Flynn Sentencing Delayed for at Least Two Months 'Due to Status of Investigation'

National Security Advisor Michael Flynn arrives in the East Room of the White House on Feb. 13, 2017. (AP Photo/Andrew Harnik)

WASHINGTON — Special counsel Robert Mueller asked that the sentencing of Michael Flynn be delayed for at least 60 days in a court filing Tuesday.

The former Trump administration national security advisor pleaded guilty to lying to federal investigators on Dec. 1, 2017.

On Feb. 1, lawyers were directed to come back to the court with a sentencing status report no later than May 1.

“Due to the status of the Special Counsel’s investigation, the parties do not believe that this matter is ready to be scheduled for a sentencing hearing at this time,” states the filing. A follow-up sentencing status check is scheduled for June 29.

Flynn’s guilty plea indicated he’s working with special counsel investigators. The court filing said Flynn “falsely stated and represented” to FBI agents that while working on the Trump transition team on Dec. 29, 2016, he “did not ask the government of Russia’s ambassador to the United States to refrain from escalating the situation in response to sanctions that the United States had imposed against Russia that same day,” along with Flynn telling investigators he “did not recall the Russian Ambassador subsequently telling him that Russia had chosen to moderate its response to those sanctions as a result of his request.”

Flynn was also charged with lying about a Dec. 22 conversation, saying he “did not ask the Russian Ambassador to delay the vote on or defeat a pending United Nations Security Council resolution; and that the Russian Ambassador subsequently never described to Flynn Russia’s response to his request.”

He faces up to five years in prison on the charge. He was released with the requirement that he check in weekly until sentencing.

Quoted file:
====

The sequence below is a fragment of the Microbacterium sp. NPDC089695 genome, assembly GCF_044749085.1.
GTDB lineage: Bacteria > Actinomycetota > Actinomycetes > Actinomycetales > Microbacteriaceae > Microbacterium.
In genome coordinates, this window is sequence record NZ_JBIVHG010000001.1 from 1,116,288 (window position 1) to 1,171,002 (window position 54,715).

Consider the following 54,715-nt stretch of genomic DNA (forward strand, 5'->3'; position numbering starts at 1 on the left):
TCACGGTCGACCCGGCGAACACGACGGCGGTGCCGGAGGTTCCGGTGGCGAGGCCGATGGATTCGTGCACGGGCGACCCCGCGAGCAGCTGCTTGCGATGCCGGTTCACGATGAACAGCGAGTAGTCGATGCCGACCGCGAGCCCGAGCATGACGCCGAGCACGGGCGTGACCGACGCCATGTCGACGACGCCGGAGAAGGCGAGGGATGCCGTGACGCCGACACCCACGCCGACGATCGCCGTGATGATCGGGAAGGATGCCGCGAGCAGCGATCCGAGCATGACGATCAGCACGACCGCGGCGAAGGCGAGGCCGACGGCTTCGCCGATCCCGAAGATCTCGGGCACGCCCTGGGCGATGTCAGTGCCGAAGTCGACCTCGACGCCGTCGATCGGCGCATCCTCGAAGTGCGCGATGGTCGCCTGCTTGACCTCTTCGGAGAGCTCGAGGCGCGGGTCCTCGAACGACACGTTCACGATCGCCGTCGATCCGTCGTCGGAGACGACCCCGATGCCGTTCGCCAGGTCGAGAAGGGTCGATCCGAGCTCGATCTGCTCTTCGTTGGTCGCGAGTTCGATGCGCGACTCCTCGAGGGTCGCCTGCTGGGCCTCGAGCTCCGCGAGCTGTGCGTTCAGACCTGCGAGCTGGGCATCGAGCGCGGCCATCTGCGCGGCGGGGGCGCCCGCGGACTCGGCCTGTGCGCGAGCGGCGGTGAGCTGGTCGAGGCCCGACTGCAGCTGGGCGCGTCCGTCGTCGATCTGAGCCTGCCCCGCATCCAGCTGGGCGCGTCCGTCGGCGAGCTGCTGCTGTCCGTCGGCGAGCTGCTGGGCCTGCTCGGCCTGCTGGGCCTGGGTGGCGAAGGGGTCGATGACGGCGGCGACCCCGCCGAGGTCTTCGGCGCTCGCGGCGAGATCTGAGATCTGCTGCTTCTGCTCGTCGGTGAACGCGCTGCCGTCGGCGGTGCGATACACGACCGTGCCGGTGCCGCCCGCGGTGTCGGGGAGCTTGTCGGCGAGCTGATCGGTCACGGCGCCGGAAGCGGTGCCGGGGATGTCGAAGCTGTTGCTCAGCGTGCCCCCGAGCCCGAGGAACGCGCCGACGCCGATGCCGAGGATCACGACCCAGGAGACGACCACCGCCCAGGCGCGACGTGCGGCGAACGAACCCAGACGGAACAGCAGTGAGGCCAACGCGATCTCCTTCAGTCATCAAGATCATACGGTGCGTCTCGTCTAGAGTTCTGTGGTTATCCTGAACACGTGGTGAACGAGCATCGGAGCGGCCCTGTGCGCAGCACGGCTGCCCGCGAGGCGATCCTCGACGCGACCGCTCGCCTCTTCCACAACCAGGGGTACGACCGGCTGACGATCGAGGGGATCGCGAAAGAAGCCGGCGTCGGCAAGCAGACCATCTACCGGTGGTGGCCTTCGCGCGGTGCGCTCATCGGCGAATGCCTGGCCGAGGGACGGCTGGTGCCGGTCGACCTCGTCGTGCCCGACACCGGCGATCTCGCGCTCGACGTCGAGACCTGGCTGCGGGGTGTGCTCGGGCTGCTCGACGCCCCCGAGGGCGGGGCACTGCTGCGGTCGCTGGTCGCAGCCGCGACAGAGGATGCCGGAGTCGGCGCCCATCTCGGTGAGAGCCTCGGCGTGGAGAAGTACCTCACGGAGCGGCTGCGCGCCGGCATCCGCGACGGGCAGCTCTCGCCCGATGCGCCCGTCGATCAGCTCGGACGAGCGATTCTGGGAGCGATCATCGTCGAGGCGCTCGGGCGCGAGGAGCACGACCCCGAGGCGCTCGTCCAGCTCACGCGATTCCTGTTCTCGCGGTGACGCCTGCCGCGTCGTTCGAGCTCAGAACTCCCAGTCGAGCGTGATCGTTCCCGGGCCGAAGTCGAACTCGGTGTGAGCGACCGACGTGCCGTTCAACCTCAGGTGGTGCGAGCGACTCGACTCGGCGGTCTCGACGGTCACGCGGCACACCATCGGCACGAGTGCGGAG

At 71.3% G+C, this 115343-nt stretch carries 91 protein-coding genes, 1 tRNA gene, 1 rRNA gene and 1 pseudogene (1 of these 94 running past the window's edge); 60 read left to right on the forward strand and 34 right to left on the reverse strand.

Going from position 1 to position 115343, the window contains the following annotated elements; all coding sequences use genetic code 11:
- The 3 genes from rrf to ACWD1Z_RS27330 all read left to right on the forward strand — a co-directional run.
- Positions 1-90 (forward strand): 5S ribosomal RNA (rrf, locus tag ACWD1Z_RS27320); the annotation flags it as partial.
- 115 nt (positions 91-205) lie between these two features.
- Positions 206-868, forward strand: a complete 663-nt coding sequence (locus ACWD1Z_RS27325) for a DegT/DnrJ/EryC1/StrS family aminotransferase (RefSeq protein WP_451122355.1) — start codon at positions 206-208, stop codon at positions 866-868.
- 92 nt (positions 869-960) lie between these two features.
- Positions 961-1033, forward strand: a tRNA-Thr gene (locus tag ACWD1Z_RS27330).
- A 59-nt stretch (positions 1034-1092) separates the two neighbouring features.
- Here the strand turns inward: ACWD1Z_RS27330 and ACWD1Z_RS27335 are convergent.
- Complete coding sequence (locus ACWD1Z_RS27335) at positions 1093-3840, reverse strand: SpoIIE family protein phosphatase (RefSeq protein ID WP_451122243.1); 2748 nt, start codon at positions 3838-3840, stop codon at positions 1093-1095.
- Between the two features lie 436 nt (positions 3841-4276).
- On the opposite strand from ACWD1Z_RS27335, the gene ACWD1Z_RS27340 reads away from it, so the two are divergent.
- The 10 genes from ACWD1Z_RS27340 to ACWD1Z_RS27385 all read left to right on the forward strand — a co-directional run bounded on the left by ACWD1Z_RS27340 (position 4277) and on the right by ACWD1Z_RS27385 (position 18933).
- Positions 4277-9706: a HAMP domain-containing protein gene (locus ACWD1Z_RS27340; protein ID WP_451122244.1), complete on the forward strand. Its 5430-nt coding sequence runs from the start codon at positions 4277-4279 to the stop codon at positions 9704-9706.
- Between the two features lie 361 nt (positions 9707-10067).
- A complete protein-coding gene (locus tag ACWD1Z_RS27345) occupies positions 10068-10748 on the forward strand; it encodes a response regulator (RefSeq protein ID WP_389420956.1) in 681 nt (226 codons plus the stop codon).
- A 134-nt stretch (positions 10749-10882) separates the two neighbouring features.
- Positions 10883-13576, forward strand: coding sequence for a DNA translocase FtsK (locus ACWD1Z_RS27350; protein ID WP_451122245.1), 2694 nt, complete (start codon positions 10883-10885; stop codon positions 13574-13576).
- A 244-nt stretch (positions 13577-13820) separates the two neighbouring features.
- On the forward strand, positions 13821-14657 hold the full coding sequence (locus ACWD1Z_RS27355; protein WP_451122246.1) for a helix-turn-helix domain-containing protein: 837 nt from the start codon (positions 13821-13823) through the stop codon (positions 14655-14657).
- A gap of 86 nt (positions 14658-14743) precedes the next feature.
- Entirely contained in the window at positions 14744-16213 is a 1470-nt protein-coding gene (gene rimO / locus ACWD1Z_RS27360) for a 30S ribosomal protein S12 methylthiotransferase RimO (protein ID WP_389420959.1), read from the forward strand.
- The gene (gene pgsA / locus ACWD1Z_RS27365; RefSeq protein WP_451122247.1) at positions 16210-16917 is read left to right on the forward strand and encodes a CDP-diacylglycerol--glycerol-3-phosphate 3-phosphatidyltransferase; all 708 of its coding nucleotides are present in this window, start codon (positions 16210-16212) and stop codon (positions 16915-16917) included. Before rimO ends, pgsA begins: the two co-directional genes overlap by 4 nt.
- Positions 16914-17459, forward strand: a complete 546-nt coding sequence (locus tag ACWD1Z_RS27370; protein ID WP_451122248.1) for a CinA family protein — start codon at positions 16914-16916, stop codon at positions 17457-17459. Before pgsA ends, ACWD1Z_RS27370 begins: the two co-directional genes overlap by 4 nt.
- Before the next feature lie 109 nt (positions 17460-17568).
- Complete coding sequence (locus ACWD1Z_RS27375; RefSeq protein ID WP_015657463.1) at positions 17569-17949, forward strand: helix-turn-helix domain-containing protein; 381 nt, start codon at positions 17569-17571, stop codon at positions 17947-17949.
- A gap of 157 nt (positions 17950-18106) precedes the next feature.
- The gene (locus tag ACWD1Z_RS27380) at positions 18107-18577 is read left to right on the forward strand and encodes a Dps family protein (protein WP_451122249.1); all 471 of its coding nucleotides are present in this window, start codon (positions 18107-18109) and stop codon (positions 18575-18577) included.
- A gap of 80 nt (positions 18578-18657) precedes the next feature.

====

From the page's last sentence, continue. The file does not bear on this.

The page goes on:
Flynn said in a statement at the time that his actions “were wrong, and, through my faith in God, I am working to set things right.”

“My guilty plea and agreement to cooperate with the Special Counsel’s Office reflect a decision I made in the best interests of my family and of our country,” he said. “I accept full responsibility for my actions.”

The only sentence that has been handed down for the multiple guilty pleas thus far in Mueller’s probe was Alex van der Zwaan. A month ago, he was sentenced to 30 days in jail, a $20,000 fine and two months on supervised release.

The Dutch lawyer, who worked in London for New York law firm Skadden, Arps, Slate, Meagher & Flom, pleaded guilty in February to lying to investigators about his interactions with former Trump campaign aide Rick Gates.

Gates, who turned cooperative with his Feb. 23 guilty plea to conspiracy against the United States and lying to federal investigators, is scheduled for a sentencing status report May 14.

Guilty pleas in the Mueller investigation have also come from Richard Pinedo, a 28-year-old Santa Paula, Calif., man who bought and sold bank account numbers and helped clients set up PayPal accounts. He pleaded guilty to identity fraud and is cooperating with Mueller.

At the end of March, both sides requested a sentencing status report delay for Pinedo until May 29.

Former Trump campaign foreign policy aide George Papadopoulos, who tried to set up a meeting between the presidential candidate and the Russian government, pleaded guilty in early October to lying to federal agents about the nature and timing of his contacts. The plea deal was unsealed on the same day as the Manafort and Gates indictments.

Papadopoulos’ sentencing was postponed in an April 23 status report, with the next report due May 23. He is cooperating with Mueller.